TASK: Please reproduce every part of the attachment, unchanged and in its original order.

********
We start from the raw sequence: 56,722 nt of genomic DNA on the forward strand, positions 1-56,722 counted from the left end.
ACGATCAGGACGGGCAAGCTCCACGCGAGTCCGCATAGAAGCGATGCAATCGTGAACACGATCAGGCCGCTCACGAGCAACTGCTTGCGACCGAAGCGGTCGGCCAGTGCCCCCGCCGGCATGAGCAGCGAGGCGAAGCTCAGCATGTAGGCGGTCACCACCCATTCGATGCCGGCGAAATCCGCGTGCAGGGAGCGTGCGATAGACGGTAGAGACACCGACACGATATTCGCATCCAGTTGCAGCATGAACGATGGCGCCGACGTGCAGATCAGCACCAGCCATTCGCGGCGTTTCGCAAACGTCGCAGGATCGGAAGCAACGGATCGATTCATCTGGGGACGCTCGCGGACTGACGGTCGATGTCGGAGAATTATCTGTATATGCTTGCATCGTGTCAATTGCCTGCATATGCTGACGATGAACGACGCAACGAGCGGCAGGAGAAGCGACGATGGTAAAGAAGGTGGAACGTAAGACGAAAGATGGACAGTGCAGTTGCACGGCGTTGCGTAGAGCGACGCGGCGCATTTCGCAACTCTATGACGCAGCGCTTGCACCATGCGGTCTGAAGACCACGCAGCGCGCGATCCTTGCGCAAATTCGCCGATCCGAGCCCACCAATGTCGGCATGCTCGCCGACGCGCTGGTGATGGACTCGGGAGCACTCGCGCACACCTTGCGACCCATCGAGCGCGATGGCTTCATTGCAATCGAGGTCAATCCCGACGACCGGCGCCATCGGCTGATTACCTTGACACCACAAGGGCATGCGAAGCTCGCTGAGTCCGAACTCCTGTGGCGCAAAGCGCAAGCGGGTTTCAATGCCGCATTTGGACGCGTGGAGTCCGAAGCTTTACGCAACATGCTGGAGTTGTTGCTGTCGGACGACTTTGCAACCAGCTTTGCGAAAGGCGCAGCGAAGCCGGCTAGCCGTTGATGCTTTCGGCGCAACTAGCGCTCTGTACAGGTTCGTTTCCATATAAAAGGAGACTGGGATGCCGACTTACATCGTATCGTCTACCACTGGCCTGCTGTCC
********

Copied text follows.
We start from the raw sequence: 56,722 nt of genomic DNA on the forward strand, positions 1-56,722 counted from the left end.
ACGATCAGGACGGGCAAGCTCCACGCGAGTCCGCATAGAAGCGATGCAATCGTGAACACGATCAGGCCGCTCACGAGCAACTGCTTGCGACCGAAGCGGTCGGCCAGTGCCCCCGCCGGCATGAGCAGCGAGGCGAAGCTCAGCATGTAGGCGGTCACCACCCATTCGATGCCGGCGAAATCCGCGTGCAGGGAGCGTGCGATAGACGGTAGAGACACCGACACGATATTCGCATCCAGTTGCAGCATGAACGATGGCGCCGACGTGCAGATCAGCACCAGCCATTCGCGGCGTTTCGCAAACGTCGCAGGATCGGAAGCAACGGATCGATTCATCTGGGGACGCTCGCGGACTGACGGTCGATGTCGGAGAATTATCTGTATATGCTTGCATCGTGTCAATTGCCTGCATATGCTGACGATGAACGACGCAACGAGCGGCAGGAGAAGCGACGATGGTAAAGAAGGTGGAACGTAAGACGAAAGATGGACAGTGCAGTTGCACGGCGTTGCGTAGAGCGACGCGGCGCATTTCGCAACTCTATGACGCAGCGCTTGCACCATGCGGTCTGAAGACCACGCAGCGCGCGATCCTTGCGCAAATTCGCCGATCCGAGCCCACCAATGTCGGCATGCTCGCCGACGCGCTGGTGATGGACTCGGGAGCACTCGCGCACACCTTGCGACCCATCGAGCGCGATGGCTTCATTGCAATCGAGGTCAATCCCGACGACCGGCGCCATCGGCTGATTACCTTGACACCACAAGGGCATGCGAAGCTCGCTGAGTCCGAACTCCTGTGGCGCAAAGCGCAAGCGGGTTTCAATGCCGCATTTGGACGCGTGGAGTCCGAAGCTTTACGCAACATGCTGGAGTTGTTGCTGTCGGACGACTTTGCAACCAGCTTTGCGAAAGGCGCAGCGAAGCCGGCTAGCCGTTGATGCTTTCGGCGCAACTAGCGCTCTGTACAGGTTCGTTTCCATATAAAAGGAGACTGGGATGCCGACTTACATCGTATCGTCTACCACTGGCCTGCTGTCC